In an interesting development for the 3D printing movement, a global leader in the development of proprietary plastic compounds for use in bearings and linear guides is now marketing a 3D printer filament.
Igus, which is based in Cologne, Germany, announced at the Hannover Fair that it has been researching the 3D printer filament field to provide its customers with the ability to design custom parts or manufacture prototypes. Igus is no stranger to 3D printers: its bearings play a key role in their performance.
The new material is described as the first filament for 3D printers specifically developed for dynamic applications. It is said to be up to 50 times more abrasion-resistant than conventional 3D printer materials. The filament will be produced with spool diameters of 1.75 mm and 3.00 mm. There will also be starter kits with approx. 25 g material for initial trials.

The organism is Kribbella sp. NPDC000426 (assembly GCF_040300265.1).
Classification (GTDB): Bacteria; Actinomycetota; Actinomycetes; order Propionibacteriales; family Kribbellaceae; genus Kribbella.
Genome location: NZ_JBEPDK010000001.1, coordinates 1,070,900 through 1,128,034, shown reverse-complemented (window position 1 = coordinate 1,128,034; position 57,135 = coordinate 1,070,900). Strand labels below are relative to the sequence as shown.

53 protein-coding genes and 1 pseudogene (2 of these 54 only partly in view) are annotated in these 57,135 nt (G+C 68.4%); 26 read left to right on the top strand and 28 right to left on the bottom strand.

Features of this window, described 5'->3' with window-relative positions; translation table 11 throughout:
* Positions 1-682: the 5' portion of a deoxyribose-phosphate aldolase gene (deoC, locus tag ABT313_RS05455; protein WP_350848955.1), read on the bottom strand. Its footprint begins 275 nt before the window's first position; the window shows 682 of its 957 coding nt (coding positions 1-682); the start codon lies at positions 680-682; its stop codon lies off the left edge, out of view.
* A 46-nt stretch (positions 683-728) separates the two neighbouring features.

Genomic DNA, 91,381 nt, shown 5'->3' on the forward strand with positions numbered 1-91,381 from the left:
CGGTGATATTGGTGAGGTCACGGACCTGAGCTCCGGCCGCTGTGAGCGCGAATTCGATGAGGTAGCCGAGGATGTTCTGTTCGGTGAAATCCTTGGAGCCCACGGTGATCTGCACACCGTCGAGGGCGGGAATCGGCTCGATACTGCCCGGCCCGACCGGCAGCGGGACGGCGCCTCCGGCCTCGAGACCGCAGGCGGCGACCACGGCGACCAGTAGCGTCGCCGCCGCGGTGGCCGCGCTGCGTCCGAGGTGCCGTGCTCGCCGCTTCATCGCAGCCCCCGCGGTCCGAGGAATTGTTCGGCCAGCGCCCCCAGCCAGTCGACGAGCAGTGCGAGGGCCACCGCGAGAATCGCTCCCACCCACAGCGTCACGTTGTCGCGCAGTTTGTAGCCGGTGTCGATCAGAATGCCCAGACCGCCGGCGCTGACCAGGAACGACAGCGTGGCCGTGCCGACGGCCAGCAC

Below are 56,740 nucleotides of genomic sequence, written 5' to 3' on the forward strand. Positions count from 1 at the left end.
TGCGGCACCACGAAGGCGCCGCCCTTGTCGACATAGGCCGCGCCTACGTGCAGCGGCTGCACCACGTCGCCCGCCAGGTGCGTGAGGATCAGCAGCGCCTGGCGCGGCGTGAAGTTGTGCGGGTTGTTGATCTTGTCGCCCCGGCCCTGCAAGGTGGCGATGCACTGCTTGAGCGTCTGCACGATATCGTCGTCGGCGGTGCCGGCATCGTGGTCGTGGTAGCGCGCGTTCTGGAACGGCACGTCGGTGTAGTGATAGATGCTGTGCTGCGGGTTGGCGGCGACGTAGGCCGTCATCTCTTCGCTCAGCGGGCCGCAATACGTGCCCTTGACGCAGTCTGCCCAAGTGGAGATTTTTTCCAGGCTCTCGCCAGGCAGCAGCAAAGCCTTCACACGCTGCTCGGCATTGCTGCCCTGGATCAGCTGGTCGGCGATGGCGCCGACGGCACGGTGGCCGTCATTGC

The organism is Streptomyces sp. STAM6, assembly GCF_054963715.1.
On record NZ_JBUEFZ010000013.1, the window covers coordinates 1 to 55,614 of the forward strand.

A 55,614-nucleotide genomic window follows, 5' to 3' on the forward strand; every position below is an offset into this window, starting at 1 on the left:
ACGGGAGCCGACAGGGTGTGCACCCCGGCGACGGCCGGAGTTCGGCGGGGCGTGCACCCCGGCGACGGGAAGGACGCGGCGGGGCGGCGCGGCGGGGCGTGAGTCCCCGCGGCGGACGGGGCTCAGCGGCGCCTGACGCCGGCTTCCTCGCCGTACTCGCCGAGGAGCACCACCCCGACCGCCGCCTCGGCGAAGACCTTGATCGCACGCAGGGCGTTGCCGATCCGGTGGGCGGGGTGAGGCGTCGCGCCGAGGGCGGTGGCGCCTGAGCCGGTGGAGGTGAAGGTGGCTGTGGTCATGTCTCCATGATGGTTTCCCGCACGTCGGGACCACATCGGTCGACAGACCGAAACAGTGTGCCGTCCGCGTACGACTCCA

Cost: Very expensive. No specifics divulged.
Materials’ technology: Proprietary. According to company literature, base materials it uses for bearings include polyamide 6, 66 and PEEK (polyetheretherketone).
The company pioneered the use of plastics for bearings, overcoming concerns by design engineers long used to metals and burned by early versions of poor-performing plastics. It is now a very large captive injection molder, operating 300 injection molding machines in Germany. Igus makes all of its own tooling.
Günter Blase started igus in1964 in a garage in the Cologne area. His first order was a valve cone for use in carburetors. His first press was a sewing-machine sized injection molding machine from Arburg. In 1998, Arburg developed a “silent injection molding machine” at the request of igus.
The goals of igus products are to make machines last longer, reduce maintenance and eliminate lubrication as much as possible.